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Old September 22nd, 2005, 04:40 PM   #1
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Video before film: which camera

There are numerous discussions on this board about what cameras, settings, and techniques produce the most film-like result. Here's a different take on that question:

I'm in pre-production of a feature film that will be shot on digital video. It is my intention for this movie to eventually be transfered to film for general theater release. What camera(s) should I use and what settings? 60i? 24i? I assume I'll be shooting in 16:9.

Just FYI, I'm a big fan of Canon products (a GL2 is my primary cam).
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Old September 22nd, 2005, 10:38 PM   #2
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For film out the recommended camera is the XL2 shot in 16:9 in 24PA mode. The DVX-100A will work as well but most would recommend an anamorphic adapter as it does not shoot true 16:9.

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Old September 26th, 2005, 10:12 PM   #3
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That would depend on your budget, too. I agree with Ash if you're wanting to stay in the 10k and under club. The XL2 will get the job done in this price range.
Moving up the food chain a bit there is also the SDX-900, which looks really nice. They use it as their main camera on Laguna Beach on MTV. (yes, I admit, I watched it..but just to see the SDX images..I swear..)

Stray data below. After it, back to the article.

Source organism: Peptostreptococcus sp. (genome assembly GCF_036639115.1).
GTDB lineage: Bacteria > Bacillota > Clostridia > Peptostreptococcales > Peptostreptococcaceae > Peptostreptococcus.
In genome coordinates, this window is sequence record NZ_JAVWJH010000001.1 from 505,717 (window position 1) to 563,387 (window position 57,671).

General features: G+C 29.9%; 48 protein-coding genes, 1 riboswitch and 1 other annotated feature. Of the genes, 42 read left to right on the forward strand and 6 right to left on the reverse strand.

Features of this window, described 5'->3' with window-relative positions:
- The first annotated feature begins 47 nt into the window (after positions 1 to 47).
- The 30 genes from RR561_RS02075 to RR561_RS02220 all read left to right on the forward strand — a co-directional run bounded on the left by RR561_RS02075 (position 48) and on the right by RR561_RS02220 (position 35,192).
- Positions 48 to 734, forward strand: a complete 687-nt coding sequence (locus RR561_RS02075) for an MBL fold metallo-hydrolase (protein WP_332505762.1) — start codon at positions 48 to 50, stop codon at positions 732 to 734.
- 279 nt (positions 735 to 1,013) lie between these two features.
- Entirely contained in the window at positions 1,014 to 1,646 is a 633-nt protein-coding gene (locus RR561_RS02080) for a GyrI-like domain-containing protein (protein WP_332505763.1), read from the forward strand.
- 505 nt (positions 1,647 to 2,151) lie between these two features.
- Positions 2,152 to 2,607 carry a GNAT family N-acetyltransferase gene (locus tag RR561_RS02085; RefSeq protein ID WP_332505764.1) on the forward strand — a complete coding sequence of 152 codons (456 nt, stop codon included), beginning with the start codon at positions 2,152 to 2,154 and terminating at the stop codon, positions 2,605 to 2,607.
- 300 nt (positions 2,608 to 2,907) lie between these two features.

I think American Cinematographer did a review on the XL2 and said it looks great in a film out.
And yes, the DVX will work too, I just prefer true 16:9.
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Old September 28th, 2005, 08:12 AM   #4
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Is DV resolution suitable for the big screen?
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Old September 28th, 2005, 09:44 PM   #5
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Take a look at my two favorite examples.

1) 24 Hour Party People. This is, at most points, indistinguishable from film. I find it frankly amazing. And it was shot interlaced and converted ex post facto. Double plus.

2) 28 Days Later. Duh. A given. People complain that it's a little too video-y, but I think that's intentional on the part of the director to give it immediacy and a little rawness.

So the answer is yes. And it these aren't even DV. Of course there are bad examples too. Dancer in the Dark was weirdly processed, to be kind, and looks like a digital movie. And then there's Figgis' Timecode which wasn't processed at all. So it looks pretty much like a digital home video. Well...four digital home videos.
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